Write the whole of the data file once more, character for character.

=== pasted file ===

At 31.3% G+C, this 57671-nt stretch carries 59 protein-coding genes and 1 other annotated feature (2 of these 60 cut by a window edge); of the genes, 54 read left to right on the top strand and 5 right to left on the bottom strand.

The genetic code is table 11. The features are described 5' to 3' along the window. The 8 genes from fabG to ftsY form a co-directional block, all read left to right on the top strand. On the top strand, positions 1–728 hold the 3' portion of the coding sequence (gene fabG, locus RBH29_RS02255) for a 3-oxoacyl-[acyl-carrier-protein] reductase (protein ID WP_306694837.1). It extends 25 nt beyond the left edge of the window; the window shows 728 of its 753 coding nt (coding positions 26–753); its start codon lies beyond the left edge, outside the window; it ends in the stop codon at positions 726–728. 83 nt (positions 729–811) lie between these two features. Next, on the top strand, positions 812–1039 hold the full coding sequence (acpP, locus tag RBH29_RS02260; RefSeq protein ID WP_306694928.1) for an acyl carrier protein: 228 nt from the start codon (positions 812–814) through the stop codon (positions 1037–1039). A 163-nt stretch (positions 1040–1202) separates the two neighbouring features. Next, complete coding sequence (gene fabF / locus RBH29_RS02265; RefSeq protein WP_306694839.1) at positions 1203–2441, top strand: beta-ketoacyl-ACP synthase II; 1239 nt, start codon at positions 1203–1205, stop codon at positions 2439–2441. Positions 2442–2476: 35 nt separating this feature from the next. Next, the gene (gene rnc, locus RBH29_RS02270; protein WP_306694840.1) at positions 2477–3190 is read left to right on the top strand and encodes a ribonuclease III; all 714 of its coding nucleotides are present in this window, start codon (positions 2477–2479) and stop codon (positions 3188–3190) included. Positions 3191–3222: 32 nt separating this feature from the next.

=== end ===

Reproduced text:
At 31.3% G+C, this 57671-nt stretch carries 59 protein-coding genes and 1 other annotated feature (2 of these 60 cut by a window edge); of the genes, 54 read left to right on the top strand and 5 right to left on the bottom strand.

The genetic code is table 11. The features are described 5' to 3' along the window. The 8 genes from fabG to ftsY form a co-directional block, all read left to right on the top strand. On the top strand, positions 1–728 hold the 3' portion of the coding sequence (gene fabG, locus RBH29_RS02255) for a 3-oxoacyl-[acyl-carrier-protein] reductase (protein ID WP_306694837.1). It extends 25 nt beyond the left edge of the window; the window shows 728 of its 753 coding nt (coding positions 26–753); its start codon lies beyond the left edge, outside the window; it ends in the stop codon at positions 726–728. 83 nt (positions 729–811) lie between these two features. Next, on the top strand, positions 812–1039 hold the full coding sequence (acpP, locus tag RBH29_RS02260; RefSeq protein ID WP_306694928.1) for an acyl carrier protein: 228 nt from the start codon (positions 812–814) through the stop codon (positions 1037–1039). A 163-nt stretch (positions 1040–1202) separates the two neighbouring features. Next, complete coding sequence (gene fabF / locus RBH29_RS02265; RefSeq protein WP_306694839.1) at positions 1203–2441, top strand: beta-ketoacyl-ACP synthase II; 1239 nt, start codon at positions 1203–1205, stop codon at positions 2439–2441. Positions 2442–2476: 35 nt separating this feature from the next. Next, the gene (gene rnc, locus RBH29_RS02270; protein WP_306694840.1) at positions 2477–3190 is read left to right on the top strand and encodes a ribonuclease III; all 714 of its coding nucleotides are present in this window, start codon (positions 2477–2479) and stop codon (positions 3188–3190) included. Positions 3191–3222: 32 nt separating this feature from the next.